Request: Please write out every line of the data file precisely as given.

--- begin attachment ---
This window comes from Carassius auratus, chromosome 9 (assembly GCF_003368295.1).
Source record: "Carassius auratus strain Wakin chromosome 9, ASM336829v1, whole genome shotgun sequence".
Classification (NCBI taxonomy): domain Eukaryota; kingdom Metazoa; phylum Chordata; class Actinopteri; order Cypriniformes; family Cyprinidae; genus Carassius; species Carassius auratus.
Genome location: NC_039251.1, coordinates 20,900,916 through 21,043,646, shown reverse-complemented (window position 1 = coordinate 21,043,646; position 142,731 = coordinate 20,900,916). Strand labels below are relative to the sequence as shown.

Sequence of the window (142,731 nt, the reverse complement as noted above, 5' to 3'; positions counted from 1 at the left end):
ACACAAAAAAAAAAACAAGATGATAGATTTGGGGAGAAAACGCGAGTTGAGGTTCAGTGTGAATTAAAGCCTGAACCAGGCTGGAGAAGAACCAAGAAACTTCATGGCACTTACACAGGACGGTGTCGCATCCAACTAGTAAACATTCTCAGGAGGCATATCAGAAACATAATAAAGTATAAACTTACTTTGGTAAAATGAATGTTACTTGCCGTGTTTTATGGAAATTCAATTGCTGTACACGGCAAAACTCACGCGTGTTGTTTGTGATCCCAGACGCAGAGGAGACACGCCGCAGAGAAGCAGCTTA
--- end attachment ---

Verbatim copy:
This window comes from Carassius auratus, chromosome 9 (assembly GCF_003368295.1).
Source record: "Carassius auratus strain Wakin chromosome 9, ASM336829v1, whole genome shotgun sequence".
Classification (NCBI taxonomy): domain Eukaryota; kingdom Metazoa; phylum Chordata; class Actinopteri; order Cypriniformes; family Cyprinidae; genus Carassius; species Carassius auratus.
Genome location: NC_039251.1, coordinates 20,900,916 through 21,043,646, shown reverse-complemented (window position 1 = coordinate 21,043,646; position 142,731 = coordinate 20,900,916). Strand labels below are relative to the sequence as shown.

Sequence of the window (142,731 nt, the reverse complement as noted above, 5' to 3'; positions counted from 1 at the left end):
ACACAAAAAAAAAAACAAGATGATAGATTTGGGGAGAAAACGCGAGTTGAGGTTCAGTGTGAATTAAAGCCTGAACCAGGCTGGAGAAGAACCAAGAAACTTCATGGCACTTACACAGGACGGTGTCGCATCCAACTAGTAAACATTCTCAGGAGGCATATCAGAAACATAATAAAGTATAAACTTACTTTGGTAAAATGAATGTTACTTGCCGTGTTTTATGGAAATTCAATTGCTGTACACGGCAAAACTCACGCGTGTTGTTTGTGATCCCAGACGCAGAGGAGACACGCCGCAGAGAAGCAGCTTA